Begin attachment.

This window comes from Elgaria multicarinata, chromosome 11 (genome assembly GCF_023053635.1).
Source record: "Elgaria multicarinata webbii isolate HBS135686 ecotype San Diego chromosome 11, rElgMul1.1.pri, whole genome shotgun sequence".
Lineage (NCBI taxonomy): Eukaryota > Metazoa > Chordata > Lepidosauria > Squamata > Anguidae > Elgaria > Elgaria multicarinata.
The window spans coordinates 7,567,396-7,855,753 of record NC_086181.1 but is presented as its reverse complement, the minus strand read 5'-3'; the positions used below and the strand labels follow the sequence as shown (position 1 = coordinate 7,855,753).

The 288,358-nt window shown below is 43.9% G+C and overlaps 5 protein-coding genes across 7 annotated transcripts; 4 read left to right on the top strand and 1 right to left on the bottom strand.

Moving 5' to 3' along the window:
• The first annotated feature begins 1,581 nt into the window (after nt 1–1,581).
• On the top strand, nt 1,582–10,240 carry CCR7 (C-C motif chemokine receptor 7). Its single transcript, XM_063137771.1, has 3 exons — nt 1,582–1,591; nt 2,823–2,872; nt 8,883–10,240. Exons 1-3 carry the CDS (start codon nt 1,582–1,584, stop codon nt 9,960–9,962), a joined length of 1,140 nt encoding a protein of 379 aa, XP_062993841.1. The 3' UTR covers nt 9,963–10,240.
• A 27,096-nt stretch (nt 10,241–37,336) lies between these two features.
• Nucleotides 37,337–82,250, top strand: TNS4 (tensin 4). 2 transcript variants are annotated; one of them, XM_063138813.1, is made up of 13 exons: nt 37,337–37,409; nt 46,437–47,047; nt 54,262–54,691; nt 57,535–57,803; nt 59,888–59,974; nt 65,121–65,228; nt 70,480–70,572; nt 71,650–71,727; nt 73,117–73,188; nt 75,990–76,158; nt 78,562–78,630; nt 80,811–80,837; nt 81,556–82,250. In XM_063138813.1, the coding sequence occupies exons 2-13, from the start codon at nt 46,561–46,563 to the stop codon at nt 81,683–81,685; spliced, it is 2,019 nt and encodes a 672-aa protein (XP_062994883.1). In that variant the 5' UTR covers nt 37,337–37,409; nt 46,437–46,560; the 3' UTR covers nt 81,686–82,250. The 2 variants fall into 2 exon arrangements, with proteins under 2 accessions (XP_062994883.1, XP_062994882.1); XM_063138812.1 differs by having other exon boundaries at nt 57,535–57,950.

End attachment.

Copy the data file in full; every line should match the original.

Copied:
This window comes from Elgaria multicarinata, chromosome 11 (genome assembly GCF_023053635.1).
Source record: "Elgaria multicarinata webbii isolate HBS135686 ecotype San Diego chromosome 11, rElgMul1.1.pri, whole genome shotgun sequence".
Lineage (NCBI taxonomy): Eukaryota > Metazoa > Chordata > Lepidosauria > Squamata > Anguidae > Elgaria > Elgaria multicarinata.
The window spans coordinates 7,567,396-7,855,753 of record NC_086181.1 but is presented as its reverse complement, the minus strand read 5'-3'; the positions used below and the strand labels follow the sequence as shown (position 1 = coordinate 7,855,753).

The 288,358-nt window shown below is 43.9% G+C and overlaps 5 protein-coding genes across 7 annotated transcripts; 4 read left to right on the top strand and 1 right to left on the bottom strand.

Moving 5' to 3' along the window:
• The first annotated feature begins 1,581 nt into the window (after nt 1–1,581).
• On the top strand, nt 1,582–10,240 carry CCR7 (C-C motif chemokine receptor 7). Its single transcript, XM_063137771.1, has 3 exons — nt 1,582–1,591; nt 2,823–2,872; nt 8,883–10,240. Exons 1-3 carry the CDS (start codon nt 1,582–1,584, stop codon nt 9,960–9,962), a joined length of 1,140 nt encoding a protein of 379 aa, XP_062993841.1. The 3' UTR covers nt 9,963–10,240.
• A 27,096-nt stretch (nt 10,241–37,336) lies between these two features.
• Nucleotides 37,337–82,250, top strand: TNS4 (tensin 4). 2 transcript variants are annotated; one of them, XM_063138813.1, is made up of 13 exons: nt 37,337–37,409; nt 46,437–47,047; nt 54,262–54,691; nt 57,535–57,803; nt 59,888–59,974; nt 65,121–65,228; nt 70,480–70,572; nt 71,650–71,727; nt 73,117–73,188; nt 75,990–76,158; nt 78,562–78,630; nt 80,811–80,837; nt 81,556–82,250. In XM_063138813.1, the coding sequence occupies exons 2-13, from the start codon at nt 46,561–46,563 to the stop codon at nt 81,683–81,685; spliced, it is 2,019 nt and encodes a 672-aa protein (XP_062994883.1). In that variant the 5' UTR covers nt 37,337–37,409; nt 46,437–46,560; the 3' UTR covers nt 81,686–82,250. The 2 variants fall into 2 exon arrangements, with proteins under 2 accessions (XP_062994883.1, XP_062994882.1); XM_063138812.1 differs by having other exon boundaries at nt 57,535–57,950.